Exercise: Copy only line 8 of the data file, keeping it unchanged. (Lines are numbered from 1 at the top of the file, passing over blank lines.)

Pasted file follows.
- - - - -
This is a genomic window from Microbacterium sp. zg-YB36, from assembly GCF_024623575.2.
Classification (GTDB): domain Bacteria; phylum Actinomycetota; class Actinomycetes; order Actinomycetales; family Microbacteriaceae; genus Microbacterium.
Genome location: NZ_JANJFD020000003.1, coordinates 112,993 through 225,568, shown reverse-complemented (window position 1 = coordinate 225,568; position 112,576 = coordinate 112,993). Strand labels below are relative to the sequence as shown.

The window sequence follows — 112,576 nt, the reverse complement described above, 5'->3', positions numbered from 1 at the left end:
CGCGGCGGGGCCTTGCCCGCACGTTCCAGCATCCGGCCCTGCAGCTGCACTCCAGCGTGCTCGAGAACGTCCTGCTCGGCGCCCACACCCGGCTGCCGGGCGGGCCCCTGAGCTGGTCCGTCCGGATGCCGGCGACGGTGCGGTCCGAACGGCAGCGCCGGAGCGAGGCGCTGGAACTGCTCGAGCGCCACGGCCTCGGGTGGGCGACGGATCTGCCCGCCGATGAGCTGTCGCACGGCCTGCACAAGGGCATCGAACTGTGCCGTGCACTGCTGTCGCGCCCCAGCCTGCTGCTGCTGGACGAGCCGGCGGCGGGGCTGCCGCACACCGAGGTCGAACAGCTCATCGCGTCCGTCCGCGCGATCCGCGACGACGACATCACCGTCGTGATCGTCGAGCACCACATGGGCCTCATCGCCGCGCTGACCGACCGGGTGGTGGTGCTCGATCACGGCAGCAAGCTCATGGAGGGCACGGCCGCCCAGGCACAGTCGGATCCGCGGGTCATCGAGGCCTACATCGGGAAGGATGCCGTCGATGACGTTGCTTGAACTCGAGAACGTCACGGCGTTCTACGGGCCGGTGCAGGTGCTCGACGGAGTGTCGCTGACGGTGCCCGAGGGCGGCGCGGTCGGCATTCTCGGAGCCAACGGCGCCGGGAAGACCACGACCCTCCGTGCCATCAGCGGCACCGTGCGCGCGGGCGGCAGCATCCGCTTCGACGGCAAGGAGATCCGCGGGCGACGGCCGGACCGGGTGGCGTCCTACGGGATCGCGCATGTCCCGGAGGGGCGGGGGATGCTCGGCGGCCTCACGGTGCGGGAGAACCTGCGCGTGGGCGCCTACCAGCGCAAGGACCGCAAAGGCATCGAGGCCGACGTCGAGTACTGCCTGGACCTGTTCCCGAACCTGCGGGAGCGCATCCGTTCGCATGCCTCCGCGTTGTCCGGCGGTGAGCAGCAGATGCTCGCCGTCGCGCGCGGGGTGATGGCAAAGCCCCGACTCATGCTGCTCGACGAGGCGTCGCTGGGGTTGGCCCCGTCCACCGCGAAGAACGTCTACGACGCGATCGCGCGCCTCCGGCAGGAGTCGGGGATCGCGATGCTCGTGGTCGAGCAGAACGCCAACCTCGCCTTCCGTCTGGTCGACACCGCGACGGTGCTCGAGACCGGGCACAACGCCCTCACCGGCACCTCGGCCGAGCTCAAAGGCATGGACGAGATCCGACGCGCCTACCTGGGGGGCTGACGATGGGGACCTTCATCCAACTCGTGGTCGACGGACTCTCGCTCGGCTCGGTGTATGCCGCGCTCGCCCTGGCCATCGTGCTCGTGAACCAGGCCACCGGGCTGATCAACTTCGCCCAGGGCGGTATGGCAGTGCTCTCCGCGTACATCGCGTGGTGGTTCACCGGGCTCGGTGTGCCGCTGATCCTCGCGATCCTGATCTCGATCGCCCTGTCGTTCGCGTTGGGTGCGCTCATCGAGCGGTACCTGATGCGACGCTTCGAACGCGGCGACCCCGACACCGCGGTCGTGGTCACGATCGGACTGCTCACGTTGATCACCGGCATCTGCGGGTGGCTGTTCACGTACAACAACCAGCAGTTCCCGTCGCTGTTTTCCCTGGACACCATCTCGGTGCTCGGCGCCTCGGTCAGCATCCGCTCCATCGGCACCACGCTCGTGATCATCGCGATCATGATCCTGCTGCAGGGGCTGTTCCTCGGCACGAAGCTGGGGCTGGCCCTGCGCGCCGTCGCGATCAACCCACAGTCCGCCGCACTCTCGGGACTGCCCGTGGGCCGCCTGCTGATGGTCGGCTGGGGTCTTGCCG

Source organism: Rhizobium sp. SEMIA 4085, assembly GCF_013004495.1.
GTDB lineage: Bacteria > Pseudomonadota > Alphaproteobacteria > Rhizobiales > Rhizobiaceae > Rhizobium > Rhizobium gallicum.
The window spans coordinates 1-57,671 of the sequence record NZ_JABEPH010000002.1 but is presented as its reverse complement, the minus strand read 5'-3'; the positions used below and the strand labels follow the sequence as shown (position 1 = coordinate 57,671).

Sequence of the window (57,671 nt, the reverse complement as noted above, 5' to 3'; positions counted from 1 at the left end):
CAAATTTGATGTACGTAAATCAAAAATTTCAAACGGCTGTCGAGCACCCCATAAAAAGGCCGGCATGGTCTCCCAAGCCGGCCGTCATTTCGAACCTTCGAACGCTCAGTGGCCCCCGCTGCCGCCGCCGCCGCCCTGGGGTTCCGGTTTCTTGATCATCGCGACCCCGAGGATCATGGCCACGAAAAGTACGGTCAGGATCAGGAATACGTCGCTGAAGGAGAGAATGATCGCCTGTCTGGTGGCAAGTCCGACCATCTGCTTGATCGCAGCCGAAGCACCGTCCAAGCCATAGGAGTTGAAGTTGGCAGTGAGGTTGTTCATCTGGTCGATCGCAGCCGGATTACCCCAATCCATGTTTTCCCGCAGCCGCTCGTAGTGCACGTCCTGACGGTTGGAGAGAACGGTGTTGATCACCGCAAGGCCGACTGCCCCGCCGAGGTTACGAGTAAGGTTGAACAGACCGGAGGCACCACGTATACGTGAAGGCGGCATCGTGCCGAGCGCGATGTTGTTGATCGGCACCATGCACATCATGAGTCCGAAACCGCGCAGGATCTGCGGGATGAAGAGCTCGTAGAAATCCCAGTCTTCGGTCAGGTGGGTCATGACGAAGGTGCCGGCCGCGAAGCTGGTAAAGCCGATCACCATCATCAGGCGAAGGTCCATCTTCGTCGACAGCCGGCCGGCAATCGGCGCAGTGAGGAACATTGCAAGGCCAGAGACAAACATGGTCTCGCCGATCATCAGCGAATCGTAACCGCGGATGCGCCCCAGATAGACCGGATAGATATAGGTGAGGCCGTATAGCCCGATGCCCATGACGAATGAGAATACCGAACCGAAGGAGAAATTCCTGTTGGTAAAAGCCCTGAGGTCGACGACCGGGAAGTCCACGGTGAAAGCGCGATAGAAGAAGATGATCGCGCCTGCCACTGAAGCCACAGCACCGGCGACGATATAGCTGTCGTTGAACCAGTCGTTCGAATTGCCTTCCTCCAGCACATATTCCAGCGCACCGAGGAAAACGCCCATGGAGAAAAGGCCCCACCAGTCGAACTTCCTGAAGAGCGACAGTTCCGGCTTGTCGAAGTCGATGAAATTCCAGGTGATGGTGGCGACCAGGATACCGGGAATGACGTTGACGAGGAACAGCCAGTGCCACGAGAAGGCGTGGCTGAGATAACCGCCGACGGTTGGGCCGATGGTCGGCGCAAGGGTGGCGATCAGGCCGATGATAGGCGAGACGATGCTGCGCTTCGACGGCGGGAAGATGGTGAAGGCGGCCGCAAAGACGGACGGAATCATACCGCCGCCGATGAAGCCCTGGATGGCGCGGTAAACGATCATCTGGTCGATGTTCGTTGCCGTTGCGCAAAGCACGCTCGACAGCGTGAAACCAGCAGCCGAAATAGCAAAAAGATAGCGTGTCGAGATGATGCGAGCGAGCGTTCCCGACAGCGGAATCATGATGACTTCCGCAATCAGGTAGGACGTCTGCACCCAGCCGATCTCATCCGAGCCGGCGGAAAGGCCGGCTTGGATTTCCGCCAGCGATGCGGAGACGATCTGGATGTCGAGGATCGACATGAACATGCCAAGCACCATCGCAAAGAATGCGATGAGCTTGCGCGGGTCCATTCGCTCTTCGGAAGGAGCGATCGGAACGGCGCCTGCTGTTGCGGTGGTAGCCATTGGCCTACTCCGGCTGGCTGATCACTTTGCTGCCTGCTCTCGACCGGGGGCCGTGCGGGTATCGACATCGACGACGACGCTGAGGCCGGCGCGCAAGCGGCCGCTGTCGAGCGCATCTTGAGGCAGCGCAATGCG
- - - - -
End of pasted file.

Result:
The window spans coordinates 1-57,671 of the sequence record NZ_JABEPH010000002.1 but is presented as its reverse complement, the minus strand read 5'-3'; the positions used below and the strand labels follow the sequence as shown (position 1 = coordinate 57,671).